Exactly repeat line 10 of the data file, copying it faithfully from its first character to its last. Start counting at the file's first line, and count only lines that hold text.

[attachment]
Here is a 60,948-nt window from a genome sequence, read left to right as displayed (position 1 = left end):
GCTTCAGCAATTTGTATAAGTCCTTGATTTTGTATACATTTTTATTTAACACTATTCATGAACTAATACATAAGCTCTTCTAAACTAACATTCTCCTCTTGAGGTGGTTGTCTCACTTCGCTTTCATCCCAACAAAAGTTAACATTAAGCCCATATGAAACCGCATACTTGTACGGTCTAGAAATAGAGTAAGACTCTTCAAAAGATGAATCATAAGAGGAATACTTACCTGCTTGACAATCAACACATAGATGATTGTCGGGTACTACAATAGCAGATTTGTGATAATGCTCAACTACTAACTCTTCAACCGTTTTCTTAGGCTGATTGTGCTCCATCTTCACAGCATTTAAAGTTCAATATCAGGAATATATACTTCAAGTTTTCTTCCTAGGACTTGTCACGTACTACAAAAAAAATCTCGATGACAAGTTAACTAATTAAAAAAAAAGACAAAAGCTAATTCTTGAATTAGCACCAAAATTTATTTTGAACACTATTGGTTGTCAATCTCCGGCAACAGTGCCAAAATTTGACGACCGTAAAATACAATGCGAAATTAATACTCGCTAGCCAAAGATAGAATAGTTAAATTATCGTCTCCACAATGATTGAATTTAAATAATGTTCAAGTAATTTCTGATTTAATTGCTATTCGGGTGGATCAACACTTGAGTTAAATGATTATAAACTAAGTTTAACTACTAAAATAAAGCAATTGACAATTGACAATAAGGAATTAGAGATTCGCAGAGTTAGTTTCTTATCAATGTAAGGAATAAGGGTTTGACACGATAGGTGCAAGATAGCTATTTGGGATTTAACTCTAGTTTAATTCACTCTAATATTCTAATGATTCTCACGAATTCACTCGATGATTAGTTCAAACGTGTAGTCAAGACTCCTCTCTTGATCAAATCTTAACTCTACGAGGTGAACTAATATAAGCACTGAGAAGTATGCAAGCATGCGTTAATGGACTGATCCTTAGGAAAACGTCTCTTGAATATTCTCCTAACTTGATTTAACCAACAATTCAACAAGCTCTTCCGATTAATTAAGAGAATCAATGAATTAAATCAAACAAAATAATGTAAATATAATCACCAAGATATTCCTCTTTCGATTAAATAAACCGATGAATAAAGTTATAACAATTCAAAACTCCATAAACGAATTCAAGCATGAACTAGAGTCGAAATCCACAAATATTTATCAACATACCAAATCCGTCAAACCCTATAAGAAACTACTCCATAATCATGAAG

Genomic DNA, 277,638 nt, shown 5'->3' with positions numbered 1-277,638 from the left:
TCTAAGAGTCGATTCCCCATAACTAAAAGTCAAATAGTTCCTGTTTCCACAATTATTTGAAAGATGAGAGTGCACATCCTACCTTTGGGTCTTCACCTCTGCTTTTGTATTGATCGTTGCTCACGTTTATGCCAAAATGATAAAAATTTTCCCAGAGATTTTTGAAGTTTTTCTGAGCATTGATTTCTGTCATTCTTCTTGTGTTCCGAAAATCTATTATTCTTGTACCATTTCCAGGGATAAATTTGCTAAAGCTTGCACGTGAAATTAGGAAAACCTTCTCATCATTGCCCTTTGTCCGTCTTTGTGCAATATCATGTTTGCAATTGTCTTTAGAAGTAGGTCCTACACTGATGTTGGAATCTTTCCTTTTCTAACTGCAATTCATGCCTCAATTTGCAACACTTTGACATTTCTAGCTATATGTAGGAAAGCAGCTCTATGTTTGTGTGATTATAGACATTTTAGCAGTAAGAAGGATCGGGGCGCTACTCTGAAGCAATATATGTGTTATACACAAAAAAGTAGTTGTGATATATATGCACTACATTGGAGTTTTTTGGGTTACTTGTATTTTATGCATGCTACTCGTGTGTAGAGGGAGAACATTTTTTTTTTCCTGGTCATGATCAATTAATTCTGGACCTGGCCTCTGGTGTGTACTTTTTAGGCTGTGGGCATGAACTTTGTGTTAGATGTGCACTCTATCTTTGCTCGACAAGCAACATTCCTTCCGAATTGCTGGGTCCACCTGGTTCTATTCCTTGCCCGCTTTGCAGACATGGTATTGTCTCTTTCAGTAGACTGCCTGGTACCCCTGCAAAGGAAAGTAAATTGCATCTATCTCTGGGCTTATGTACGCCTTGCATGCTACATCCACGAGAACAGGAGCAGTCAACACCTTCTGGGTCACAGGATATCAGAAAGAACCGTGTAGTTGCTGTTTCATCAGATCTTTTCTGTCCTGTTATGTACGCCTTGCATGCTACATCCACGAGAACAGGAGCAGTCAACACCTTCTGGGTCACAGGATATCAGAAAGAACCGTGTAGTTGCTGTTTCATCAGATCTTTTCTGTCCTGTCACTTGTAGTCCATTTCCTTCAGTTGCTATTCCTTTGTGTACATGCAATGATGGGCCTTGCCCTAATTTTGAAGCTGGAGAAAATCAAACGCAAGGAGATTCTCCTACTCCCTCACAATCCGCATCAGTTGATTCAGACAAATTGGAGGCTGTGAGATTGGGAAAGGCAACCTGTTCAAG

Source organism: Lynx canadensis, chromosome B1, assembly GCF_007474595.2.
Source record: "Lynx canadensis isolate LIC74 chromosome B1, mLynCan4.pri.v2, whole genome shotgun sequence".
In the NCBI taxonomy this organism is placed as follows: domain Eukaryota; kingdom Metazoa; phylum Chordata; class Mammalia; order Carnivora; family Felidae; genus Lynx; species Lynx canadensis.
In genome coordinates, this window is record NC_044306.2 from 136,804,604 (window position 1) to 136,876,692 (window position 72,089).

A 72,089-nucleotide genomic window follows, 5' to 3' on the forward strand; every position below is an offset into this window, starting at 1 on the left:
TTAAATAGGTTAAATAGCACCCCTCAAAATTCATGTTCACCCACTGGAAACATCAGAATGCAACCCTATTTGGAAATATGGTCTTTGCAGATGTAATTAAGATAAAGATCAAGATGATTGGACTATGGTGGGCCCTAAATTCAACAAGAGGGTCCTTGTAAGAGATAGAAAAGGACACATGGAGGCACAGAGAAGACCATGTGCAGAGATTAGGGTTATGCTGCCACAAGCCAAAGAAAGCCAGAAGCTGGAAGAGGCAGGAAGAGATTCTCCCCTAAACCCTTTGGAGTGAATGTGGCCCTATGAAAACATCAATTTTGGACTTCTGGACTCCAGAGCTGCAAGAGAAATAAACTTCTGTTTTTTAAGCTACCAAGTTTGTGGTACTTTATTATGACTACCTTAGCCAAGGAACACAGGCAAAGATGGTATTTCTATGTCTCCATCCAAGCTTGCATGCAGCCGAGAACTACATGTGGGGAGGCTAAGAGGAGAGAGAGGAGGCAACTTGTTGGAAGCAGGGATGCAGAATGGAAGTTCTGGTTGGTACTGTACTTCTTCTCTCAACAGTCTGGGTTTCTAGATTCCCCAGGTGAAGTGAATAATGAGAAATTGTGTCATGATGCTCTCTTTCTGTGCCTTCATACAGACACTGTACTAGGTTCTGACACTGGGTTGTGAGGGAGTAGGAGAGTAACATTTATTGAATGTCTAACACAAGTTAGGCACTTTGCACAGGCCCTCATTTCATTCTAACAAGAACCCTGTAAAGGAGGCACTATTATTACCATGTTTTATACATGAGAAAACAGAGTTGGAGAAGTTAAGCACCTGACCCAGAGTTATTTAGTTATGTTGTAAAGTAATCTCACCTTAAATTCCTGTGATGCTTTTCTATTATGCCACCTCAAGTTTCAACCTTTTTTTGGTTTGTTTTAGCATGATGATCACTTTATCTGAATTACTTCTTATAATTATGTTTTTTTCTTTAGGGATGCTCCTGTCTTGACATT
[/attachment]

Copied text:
TTAAATAGGTTAAATAGCACCCCTCAAAATTCATGTTCACCCACTGGAAACATCAGAATGCAACCCTATTTGGAAATATGGTCTTTGCAGATGTAATTAAGATAAAGATCAAGATGATTGGACTATGGTGGGCCCTAAATTCAACAAGAGGGTCCTTGTAAGAGATAGAAAAGGACACATGGAGGCACAGAGAAGACCATGTGCAGAGATTAGGGTTATGCTGCCACAAGCCAAAGAAAGCCAGAAGCTGGAAGAGGCAGGAAGAGATTCTCCCCTAAACCCTTTGGAGTGAATGTGGCCCTATGAAAACATCAATTTTGGACTTCTGGACTCCAGAGCTGCAAGAGAAATAAACTTCTGTTTTTTAAGCTACCAAGTTTGTGGTACTTTATTATGACTACCTTAGCCAAGGAACACAGGCAAAGATGGTATTTCTATGTCTCCATCCAAGCTTGCATGCAGCCGAGAACTACATGTGGGGAGGCTAAGAGGAGAGAGAGGAGGCAACTTGTTGGAAGCAGGGATGCAGAATGGAAGTTCTGGTTGGTACTGTACTTCTTCTCTCAACAGTCTGGGTTTCTAGATTCCCCAGGTGAAGTGAATAATGAGAAATTGTGTCATGATGCTCTCTTTCTGTGCCTTCATACAGACACTGTACTAGGTTCTGACACTGGGTTGTGAGGGAGTAGGAGAGTAACATTTATTGAATGTCTAACACAAGTTAGGCACTTTGCACAGGCCCTCATTTCATTCTAACAAGAACCCTGTAAAGGAGGCACTATTATTACCATGTTTTATACATGAGAAAACAGAGTTGGAGAAGTTAAGCACCTGACCCAGAGTTATTTAGTTATGTTGTAAAGTAATCTCACCTTAAATTCCTGTGATGCTTTTCTATTATGCCACCTCAAGTTTCAACCTTTTTTTGGTTTGTTTTAGCATGATGATCACTTTATCTGAATTACTTCTTATAATTATGTTTTTTTCTTTAGGGATGCTCCTGTCTTGACATT